Not the best in journalism

How to explain the “journalists” at the Yahoo! front page writing about a giant in journalism? You can bet that you wouldn’t find a newspaper spelled one way in The Washington Post:

the uc

and another way in the same publication:

fp the lc

Which is correct? Check the paper’s masthead for the preferred capitalization. In this case, it’s The Washington Post.

When tales are reports

Huh? I have no idea what this means on the Yahoo! front page:

fp tales are reports

Does this mean that some tales are not tales, but reports? What kind of reports? Book reports? Or does “just reports” mea “just gossip” or “just secondhand info” or “just rumors” or “just newspaper reports”? I’m so confused.

What’s a cozy’s?

I don’t know what a cup cozy is, but I do know this isn’t its plural on Yahoo! DIY:

cozys apost diy

Seriously. What is wrong with the writers at DIY? They can’t seem to form a plural without an apostrophe and an S. The plural of cozy is cozies. No apostrophe.

Oscar de la Renta: The go-to

In an attempt to pay tribute to the late Oscar de la Renta, the folks at yahoo.com come up with a little creative capitalization:

fp la renta

(I think Mr. de la Renta was more than just a “go-to” for women. Perhaps he was the “go-to” designer.)

As if that weren’t enough creativity, one writer for Yahoo! Style thought this was the correct way to capitalize the designer’s name:

de la renta style

and another Style writer had a completely different take on de la Renta:

renata style

I think that if you’re going to be lauding a man whose name is so well-known, you should be able to spell it correctly.

Isn’t that the only way to score?

You don’t have to be a baseball aficionado to know that the only way to score a run is in an inning. Because runs scored during the seventh-inning stretch just don’t count. Thanks to Captain Obvious at the Yahoo! front page for this news:

fp in the inning

It might have been a tad more informative if the writer had deigned to tell us which inning the run was scored.

It took a whole team to write this badly?

Here’s a shocking admission from Yahoo! Style: This article, and all its errors, was written by “Yahoo Style Editors.” Apparently it takes more than one editor to screw up this badly. In general first ladies doesn’t get capital-letter treatment (at least according to most authorities, including the Associated Press). And no authority would OK the use of an apostrophe in the plural houses. (But no article from Style would be complete without at least one apostrophe in a plural):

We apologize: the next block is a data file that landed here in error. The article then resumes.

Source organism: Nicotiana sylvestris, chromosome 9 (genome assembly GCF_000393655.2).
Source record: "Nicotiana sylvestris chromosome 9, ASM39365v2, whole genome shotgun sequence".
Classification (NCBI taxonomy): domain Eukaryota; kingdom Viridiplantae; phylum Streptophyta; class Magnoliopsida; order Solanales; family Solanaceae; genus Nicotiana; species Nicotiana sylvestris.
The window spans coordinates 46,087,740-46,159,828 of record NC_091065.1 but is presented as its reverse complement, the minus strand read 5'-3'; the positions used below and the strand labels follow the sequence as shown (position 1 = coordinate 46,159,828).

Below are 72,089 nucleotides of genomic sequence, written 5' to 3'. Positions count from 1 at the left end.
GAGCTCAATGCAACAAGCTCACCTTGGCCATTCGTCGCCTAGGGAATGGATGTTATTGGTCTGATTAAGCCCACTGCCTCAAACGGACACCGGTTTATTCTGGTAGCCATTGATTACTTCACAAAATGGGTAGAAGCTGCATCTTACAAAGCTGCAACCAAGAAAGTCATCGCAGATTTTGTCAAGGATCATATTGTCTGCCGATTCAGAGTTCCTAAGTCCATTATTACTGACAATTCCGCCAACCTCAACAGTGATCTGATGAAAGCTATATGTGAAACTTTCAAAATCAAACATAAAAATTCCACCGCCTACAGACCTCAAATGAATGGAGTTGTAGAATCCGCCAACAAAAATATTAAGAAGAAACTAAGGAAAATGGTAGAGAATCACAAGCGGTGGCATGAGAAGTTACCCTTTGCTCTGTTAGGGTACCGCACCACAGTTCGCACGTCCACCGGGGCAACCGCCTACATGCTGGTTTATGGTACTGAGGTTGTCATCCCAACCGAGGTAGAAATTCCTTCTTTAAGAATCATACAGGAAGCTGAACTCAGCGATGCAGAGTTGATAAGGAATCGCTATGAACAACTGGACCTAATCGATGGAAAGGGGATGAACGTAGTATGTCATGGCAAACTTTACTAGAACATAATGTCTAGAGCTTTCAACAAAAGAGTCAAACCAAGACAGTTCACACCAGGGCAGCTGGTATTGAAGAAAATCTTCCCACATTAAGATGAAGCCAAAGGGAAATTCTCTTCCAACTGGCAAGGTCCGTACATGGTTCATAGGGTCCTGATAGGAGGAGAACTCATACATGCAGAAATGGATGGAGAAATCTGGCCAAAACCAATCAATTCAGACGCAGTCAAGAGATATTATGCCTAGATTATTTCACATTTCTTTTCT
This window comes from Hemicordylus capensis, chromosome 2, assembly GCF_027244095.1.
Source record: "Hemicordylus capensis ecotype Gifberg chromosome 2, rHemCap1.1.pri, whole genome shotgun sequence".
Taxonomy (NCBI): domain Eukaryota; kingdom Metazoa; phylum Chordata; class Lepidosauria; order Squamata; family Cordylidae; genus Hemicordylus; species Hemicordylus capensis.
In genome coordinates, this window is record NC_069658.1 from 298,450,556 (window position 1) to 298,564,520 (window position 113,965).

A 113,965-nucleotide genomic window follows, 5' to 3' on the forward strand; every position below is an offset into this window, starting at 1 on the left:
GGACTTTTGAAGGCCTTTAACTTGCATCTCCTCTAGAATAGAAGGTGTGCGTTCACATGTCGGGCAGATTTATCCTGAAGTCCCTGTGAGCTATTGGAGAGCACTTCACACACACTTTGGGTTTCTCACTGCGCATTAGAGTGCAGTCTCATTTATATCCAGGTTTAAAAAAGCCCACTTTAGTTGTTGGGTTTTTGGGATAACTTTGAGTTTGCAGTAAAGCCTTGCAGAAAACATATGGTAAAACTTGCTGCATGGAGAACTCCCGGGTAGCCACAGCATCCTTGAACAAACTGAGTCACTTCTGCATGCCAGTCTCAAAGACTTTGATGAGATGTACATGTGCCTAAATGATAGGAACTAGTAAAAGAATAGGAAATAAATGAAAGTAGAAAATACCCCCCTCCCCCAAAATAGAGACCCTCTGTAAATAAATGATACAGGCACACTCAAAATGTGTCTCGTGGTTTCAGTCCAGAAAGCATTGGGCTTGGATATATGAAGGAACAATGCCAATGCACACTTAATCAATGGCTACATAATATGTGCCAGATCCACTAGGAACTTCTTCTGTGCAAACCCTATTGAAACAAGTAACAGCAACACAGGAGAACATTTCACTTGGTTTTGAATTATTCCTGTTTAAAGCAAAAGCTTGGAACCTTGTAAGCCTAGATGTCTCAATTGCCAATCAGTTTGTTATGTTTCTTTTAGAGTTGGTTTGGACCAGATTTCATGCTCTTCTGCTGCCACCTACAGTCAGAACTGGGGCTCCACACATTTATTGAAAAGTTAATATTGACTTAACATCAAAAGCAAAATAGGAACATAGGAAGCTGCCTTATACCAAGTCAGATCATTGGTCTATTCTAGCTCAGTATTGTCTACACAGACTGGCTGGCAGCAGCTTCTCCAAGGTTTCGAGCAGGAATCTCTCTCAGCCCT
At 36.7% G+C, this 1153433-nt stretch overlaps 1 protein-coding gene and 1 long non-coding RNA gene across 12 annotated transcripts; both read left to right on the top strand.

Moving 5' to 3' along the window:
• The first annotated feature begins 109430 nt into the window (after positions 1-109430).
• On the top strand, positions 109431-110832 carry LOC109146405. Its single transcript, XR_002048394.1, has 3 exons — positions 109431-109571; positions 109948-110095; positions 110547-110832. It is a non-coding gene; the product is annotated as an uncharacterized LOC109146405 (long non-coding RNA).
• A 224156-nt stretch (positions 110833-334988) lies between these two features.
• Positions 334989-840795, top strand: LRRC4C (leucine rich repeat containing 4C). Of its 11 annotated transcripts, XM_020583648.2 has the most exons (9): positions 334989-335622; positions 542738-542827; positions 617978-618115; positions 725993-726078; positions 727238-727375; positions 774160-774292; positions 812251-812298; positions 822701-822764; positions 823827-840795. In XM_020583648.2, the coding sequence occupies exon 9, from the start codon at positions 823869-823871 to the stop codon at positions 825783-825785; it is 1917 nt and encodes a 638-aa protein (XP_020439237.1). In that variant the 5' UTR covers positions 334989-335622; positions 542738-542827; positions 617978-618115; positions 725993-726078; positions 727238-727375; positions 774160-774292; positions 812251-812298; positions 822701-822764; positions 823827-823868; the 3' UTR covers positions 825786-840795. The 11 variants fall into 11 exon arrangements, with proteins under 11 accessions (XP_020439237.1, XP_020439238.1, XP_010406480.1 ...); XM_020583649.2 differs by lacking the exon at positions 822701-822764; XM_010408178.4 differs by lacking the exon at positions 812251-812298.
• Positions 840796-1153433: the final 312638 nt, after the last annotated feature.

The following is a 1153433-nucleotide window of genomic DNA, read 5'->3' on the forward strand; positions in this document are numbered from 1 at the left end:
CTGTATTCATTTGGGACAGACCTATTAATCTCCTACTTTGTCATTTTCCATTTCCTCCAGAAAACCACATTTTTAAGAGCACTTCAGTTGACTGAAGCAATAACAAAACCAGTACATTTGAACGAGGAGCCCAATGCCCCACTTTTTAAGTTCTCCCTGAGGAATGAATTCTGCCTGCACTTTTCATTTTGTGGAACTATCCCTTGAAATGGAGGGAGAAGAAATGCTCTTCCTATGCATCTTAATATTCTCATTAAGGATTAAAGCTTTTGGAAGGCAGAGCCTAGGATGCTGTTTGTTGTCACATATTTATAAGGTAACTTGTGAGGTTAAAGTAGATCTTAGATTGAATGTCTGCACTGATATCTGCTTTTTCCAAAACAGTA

fl 1

One of those “Yahoo Style Editors” really ought to be able to spell the name of every U.S. president, so one of them should be able to spell every president’s wife’s name, too. Like Nancy Reagan:

fl 2

I kinda think that’s inexcusable. And I’m horrified that the writers think that Hillary Clinton was inaugurated in 1997. She never had her own inauguration. She did, however, attend her husband’s 1997 inauguration.

Those “editors” could use a little tutelage in the use of a spell-checker:

fl 3

Lordie, lordie. Doesn’t anyone in the group of “Yahoo Style Editors” know how to spell? Or use a dictionary? Or a spell-checker?

fl 4

And finally there’s just one more lie they have to tell. (It’s probably not a lie so much as an inability for the combined brains of “Yahoo Style Editors” to understand words of more than two syllables.) Mrs. Clinton did not wear an embellished gown to her husband’s second term ceremony. She wore one to her husband’s second-term Inaugural Ball.

That’s usually the case

Yes, a resemblance is usually a similar resemblance, and we have the genius writer at Yahoo! Style to tell us that:

jig-jagged style

What she hasn’t told us is the meaning of jig-jagged. Did she make up that word? Yes. What she calls jig-jagged lines looks like zigzag lines to me.

I am not a table

Are the folks at Yahoo! DIY asking me what my story is?

tells a story diy

I ask because it seems that every table tells a story. But I am not a table. So why do they want to know my story? Maybe they mean “What’s your table’s story?” Is that so difficult to write? Apparently it is for some people.

Back to school for you!

Could the writer of this module on the Yahoo! front page be a college graduate? I’m not sure. I’d expect a college graduate to know that an apostrophe is required in “Parents college debt nightmare”:

fp college debt

I’d expect that a college graduate could read an article and summarize it accurately. And that’s when I realized that perhaps this writer is still in high school, struggling with understanding text written for a tenth grader. That’s how I’d explain the allegation that these parents owe a huge sum “nearly a decade after the graduation.” Since the parents have more than one daughter, I wanted to know whose graduation was a decade ago. So I read the article and learned that these folks borrowed the money a decade ago — not that their daughters graduated a decade ago.

To the writer, I’d say, stay in school and get that high school diploma. To readers of yahoo.com, I say don’t believe what you read.

Doe a Deere, a female Deere

What an embarrassment for everyone at Yahoo! Style:

doe deer

Who the heck works for a “style” site and can’t spell makeup? And how the heck did the misspelling of Doe Deere (the subject of the article) make it into a headline and past the editor’s eyeballs?

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